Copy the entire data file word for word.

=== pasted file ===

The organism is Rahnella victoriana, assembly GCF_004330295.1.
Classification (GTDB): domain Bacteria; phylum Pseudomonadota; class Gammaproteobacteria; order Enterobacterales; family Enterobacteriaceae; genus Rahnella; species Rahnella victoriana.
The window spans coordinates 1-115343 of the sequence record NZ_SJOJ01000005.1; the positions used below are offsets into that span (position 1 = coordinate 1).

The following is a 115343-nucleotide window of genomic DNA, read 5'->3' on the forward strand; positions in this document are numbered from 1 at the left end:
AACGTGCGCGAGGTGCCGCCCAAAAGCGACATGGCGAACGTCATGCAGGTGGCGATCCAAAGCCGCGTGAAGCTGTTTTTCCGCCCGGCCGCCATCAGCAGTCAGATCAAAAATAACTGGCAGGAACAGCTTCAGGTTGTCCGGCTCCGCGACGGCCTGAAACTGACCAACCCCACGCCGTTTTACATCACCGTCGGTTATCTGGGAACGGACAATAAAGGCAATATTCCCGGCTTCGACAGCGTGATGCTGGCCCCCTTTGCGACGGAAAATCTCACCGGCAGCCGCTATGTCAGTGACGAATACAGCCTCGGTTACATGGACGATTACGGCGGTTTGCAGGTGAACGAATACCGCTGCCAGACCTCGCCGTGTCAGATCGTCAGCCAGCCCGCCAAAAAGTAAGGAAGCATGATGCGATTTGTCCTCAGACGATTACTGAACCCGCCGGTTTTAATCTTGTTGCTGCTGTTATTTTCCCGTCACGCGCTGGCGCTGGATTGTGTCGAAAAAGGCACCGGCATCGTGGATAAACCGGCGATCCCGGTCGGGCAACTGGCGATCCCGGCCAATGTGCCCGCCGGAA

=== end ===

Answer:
The organism is Rahnella victoriana, assembly GCF_004330295.1.
Classification (GTDB): domain Bacteria; phylum Pseudomonadota; class Gammaproteobacteria; order Enterobacterales; family Enterobacteriaceae; genus Rahnella; species Rahnella victoriana.
The window spans coordinates 1-115343 of the sequence record NZ_SJOJ01000005.1; the positions used below are offsets into that span (position 1 = coordinate 1).

The following is a 115343-nucleotide window of genomic DNA, read 5'->3' on the forward strand; positions in this document are numbered from 1 at the left end:
AACGTGCGCGAGGTGCCGCCCAAAAGCGACATGGCGAACGTCATGCAGGTGGCGATCCAAAGCCGCGTGAAGCTGTTTTTCCGCCCGGCCGCCATCAGCAGTCAGATCAAAAATAACTGGCAGGAACAGCTTCAGGTTGTCCGGCTCCGCGACGGCCTGAAACTGACCAACCCCACGCCGTTTTACATCACCGTCGGTTATCTGGGAACGGACAATAAAGGCAATATTCCCGGCTTCGACAGCGTGATGCTGGCCCCCTTTGCGACGGAAAATCTCACCGGCAGCCGCTATGTCAGTGACGAATACAGCCTCGGTTACATGGACGATTACGGCGGTTTGCAGGTGAACGAATACCGCTGCCAGACCTCGCCGTGTCAGATCGTCAGCCAGCCCGCCAAAAAGTAAGGAAGCATGATGCGATTTGTCCTCAGACGATTACTGAACCCGCCGGTTTTAATCTTGTTGCTGCTGTTATTTTCCCGTCACGCGCTGGCGCTGGATTGTGTCGAAAAAGGCACCGGCATCGTGGATAAACCGGCGATCCCGGTCGGGCAACTGGCGATCCCGGCCAATGTGCCCGCCGGAA